It’s hard to believe that it was only a year ago that CoinDesk broke the story that kicked off the investigation into Sam Bankman-Fried, FTX, and Alameda Research. Since then, we’ve heard about SBF’s $35 million Bahamas penthouse, the supposedly polyamorous executive team, SBF’s haircut, and his Adderall prescription. His fellow executives pretty much tripped over themselves to plead guilty and cooperate against him.
On November 5, 2023, a jury found SBF guilty on all seven counts. After a month-long trial, it took the jury just a few hours to reach a verdict.
Since SBF was detained pending trial, he returned to the notoriously awful Metropolitan Detention Center right after the verdict. According to news reports, he “looked sunken. . . he stood, head bowed and shaking as his lawyer spoke in his ear.”
I watched with interest the very short statement given by his lawyers outside the courthouse. It was dark already, since the jury had returned its verdict around 8 pm. At a bank of microphones, his lead lawyer managed to say, “We respect the jury’s decision. But we are very disappointed with the result,” said lead defense attorney Mark Cohen in a statement. “Mr. Bankman Fried maintains his innocence and will continue to vigorously fight the charges against him.”
Oh man, I’ve been there.
I haven’t represented as high profile a client as SBF, but I’ve felt just like those defense lawyers looked—exhausted, crushed, and defeated after a guilty verdict. I’m always impressed when defense lawyers manage to give a public statement at all.
I’ve seen the commentary about how SBF was certain to be found guilty. His cross examination sounded brutal. In my view, no matter how he good he was on the stand, there were simply too many insiders cooperating with the government to salvage a defense. To be clear, I don’t think SBF had much of a choice but to challenge the charges against him. The government refused to offer a plea deal. SBF had two paths: a straight plea to the charges (which, given the loss amount here, was a certain life sentence) or going to trial.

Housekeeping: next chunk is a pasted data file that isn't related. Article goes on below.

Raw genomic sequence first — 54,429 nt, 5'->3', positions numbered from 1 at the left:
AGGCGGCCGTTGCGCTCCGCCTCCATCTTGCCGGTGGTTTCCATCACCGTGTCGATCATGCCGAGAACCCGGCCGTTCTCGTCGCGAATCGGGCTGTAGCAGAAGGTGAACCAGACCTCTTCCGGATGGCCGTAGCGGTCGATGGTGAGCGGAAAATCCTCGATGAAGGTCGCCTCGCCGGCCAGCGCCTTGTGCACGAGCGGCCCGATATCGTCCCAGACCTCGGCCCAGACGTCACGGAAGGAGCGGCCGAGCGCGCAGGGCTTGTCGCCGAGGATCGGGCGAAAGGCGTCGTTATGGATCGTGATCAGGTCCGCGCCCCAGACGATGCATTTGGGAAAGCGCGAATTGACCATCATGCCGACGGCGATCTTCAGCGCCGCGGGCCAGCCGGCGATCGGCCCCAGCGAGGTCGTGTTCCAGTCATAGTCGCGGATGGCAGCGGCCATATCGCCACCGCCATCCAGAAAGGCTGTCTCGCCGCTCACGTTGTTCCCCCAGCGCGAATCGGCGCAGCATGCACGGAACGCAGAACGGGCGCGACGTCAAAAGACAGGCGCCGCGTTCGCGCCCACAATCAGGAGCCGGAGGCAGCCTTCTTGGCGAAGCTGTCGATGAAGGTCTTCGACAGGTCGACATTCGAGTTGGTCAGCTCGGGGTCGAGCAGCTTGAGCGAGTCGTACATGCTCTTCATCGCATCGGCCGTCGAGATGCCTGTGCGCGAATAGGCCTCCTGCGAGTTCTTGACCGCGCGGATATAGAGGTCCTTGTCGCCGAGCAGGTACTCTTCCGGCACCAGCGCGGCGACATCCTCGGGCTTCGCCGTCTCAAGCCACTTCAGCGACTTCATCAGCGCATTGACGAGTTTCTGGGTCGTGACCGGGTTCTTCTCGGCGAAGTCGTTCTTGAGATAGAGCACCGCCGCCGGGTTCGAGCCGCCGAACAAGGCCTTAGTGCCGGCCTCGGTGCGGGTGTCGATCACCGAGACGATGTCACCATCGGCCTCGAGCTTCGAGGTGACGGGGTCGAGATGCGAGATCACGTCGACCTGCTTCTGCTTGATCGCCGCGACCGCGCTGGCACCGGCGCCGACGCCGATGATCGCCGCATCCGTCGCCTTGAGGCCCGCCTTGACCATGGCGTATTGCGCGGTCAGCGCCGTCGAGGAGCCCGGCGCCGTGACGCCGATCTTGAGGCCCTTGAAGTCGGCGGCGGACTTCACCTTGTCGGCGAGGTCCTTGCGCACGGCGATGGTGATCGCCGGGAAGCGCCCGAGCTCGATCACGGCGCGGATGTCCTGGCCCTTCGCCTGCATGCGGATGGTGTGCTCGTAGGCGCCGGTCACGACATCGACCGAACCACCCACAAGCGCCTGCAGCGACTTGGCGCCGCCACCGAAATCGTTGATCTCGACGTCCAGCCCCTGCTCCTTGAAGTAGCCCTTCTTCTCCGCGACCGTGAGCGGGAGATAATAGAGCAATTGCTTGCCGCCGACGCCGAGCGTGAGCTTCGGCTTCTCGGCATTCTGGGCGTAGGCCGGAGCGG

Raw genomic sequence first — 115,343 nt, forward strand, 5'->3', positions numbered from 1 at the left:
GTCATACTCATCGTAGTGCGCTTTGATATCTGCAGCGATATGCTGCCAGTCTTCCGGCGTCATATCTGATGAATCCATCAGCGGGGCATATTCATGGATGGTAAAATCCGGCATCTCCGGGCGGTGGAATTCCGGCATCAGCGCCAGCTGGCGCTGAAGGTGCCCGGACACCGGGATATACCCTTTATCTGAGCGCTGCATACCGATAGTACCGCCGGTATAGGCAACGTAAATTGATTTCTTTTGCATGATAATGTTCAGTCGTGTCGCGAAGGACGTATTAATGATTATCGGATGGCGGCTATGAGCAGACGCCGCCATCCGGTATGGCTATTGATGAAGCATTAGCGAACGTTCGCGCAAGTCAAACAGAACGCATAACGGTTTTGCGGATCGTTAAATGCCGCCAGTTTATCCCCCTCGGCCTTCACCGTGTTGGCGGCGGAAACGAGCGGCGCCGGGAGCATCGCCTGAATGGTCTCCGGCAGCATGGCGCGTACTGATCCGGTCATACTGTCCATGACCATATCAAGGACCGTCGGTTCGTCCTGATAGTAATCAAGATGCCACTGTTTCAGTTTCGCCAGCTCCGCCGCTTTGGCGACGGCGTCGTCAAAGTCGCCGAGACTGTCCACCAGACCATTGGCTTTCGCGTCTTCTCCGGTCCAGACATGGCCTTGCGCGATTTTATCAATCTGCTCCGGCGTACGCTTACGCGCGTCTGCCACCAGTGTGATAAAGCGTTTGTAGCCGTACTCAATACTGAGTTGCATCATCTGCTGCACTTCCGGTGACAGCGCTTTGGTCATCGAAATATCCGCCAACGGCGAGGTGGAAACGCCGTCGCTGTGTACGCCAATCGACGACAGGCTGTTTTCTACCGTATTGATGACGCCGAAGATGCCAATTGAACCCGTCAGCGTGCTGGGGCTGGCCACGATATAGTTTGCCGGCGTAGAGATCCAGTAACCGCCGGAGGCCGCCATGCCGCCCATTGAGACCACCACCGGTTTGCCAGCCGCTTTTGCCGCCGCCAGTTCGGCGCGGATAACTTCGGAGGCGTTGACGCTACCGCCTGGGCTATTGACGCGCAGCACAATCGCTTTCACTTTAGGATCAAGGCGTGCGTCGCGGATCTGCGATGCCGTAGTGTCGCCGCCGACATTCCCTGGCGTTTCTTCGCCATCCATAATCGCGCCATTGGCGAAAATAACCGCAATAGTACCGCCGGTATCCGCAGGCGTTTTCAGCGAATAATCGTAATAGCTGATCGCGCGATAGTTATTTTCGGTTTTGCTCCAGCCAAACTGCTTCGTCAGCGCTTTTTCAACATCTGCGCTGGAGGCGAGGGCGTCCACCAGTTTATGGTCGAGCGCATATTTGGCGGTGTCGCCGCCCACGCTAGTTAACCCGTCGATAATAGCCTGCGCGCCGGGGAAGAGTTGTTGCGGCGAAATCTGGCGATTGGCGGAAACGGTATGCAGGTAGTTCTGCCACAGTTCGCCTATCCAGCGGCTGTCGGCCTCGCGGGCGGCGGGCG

Given that choice, he had to go to trial. His lawyers had to do the best they could with the evidence, perhaps hoping that the trial evidence may soften the judge’s view of their client along the way. Sometimes, a trial in relatively hopeless circumstances is called a “slow plea.” You know how it’s going to turn out but you keep fighting along the way.
If his lawyers pretty much knew what was going to happen, why did they look a bit shell-shocked after the verdict?
Here’s the thing: as a defense lawyer, you have to drink the Kool-Aid. You have to believe in your defense during trial—or you are sunk. There are a couple of reasons why.
First, jurors are people. They may not know the law, but they can tell if you are faking it. Lawyers build credibility in a lot of ways, but one key method is by believing in your case and your client. If you can’t manage to believe in your side of the story, neither will anyone else.
Second, preparing for trial is an intensely exhausting effort. You need to believe that there is some hope of winning the case to put in 12-, 14-, 16-hour days during the weeks or months leading up to trial and during trial itself. I’m sure there’s some psychological theory at play here. For me, it’s about being a zealous advocate. My client needs me to work hard, and if I believe that there is no hope of an acquittal, then I simply cannot do the work I need to do.
Third, and on the most practical level, you never know what is going to happen during trial. You may learn mid-trial that the government withheld Brady material, leading to a mistrial. The prosecutor may overstep and lose a juror or two, leading to a hung jury. The judge may commit legal error in a ruling during trial, giving you an issue for reversal of the conviction on appeal.
Maybe the government was unwilling to offer a favorable plea deal before trial, but this position could change the second time around. You simply cannot give up. You have to keep filing motions (even if you lose most of them) and making arguments to the judge (even if you lose most of them, too). That’s what being a defense lawyer is all about.
Because you just never know.
Kudos to SBF’s lawyers for fighting the good fight.